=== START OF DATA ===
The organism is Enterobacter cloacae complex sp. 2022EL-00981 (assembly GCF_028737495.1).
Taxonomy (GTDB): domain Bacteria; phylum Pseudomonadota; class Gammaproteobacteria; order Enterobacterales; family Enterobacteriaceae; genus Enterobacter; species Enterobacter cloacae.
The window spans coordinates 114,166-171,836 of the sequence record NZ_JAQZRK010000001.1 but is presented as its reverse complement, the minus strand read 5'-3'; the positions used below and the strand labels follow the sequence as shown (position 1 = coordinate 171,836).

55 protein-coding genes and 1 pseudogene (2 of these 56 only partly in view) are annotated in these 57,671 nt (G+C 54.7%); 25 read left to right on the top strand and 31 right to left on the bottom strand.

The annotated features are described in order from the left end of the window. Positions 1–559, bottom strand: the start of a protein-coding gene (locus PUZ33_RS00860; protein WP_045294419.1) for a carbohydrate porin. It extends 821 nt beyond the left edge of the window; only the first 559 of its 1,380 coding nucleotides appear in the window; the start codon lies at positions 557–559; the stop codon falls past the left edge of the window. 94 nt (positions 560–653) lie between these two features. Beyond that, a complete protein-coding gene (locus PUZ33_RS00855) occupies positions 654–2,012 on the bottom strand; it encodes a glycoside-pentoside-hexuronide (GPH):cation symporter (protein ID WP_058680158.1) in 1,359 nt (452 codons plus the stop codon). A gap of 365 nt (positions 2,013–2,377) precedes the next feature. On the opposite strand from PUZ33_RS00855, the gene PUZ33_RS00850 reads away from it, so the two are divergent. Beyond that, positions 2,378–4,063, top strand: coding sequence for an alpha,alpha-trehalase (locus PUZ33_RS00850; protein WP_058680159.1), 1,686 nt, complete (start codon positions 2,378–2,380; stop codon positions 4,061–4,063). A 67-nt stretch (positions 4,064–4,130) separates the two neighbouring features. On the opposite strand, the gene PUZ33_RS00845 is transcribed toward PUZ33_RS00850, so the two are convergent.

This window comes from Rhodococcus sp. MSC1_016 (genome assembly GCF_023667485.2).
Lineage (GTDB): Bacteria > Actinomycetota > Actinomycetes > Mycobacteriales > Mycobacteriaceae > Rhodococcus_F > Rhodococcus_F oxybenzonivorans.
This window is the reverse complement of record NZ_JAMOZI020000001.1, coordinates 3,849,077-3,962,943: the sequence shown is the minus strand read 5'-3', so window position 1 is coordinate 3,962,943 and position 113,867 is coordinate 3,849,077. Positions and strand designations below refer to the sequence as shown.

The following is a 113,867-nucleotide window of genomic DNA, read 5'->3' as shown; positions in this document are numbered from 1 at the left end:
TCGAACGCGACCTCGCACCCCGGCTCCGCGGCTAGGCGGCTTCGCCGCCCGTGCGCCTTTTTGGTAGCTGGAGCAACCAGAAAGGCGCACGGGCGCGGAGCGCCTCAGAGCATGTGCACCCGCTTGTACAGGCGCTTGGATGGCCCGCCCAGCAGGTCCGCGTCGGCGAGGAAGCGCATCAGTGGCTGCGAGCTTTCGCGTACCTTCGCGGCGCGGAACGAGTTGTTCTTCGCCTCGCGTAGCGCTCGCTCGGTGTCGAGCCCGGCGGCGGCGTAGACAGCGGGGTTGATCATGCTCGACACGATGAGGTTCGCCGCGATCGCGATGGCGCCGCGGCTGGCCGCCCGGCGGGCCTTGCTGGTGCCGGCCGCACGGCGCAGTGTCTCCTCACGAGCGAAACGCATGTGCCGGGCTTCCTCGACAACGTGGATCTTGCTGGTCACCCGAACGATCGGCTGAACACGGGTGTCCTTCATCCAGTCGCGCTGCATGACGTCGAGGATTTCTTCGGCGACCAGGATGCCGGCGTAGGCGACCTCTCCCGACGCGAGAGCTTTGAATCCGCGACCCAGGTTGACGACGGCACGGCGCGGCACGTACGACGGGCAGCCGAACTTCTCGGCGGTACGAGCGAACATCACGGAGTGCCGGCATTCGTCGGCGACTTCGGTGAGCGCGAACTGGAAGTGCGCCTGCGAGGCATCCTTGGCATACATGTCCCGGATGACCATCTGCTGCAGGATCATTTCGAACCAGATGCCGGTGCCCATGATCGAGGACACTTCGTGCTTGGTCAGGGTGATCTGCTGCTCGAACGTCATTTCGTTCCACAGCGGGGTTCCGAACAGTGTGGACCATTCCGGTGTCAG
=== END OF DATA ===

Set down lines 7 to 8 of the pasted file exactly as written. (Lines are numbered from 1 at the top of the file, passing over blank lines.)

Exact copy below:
Lineage (GTDB): Bacteria > Actinomycetota > Actinomycetes > Mycobacteriales > Mycobacteriaceae > Rhodococcus_F > Rhodococcus_F oxybenzonivorans.
This window is the reverse complement of record NZ_JAMOZI020000001.1, coordinates 3,849,077-3,962,943: the sequence shown is the minus strand read 5'-3', so window position 1 is coordinate 3,962,943 and position 113,867 is coordinate 3,849,077. Positions and strand designations below refer to the sequence as shown.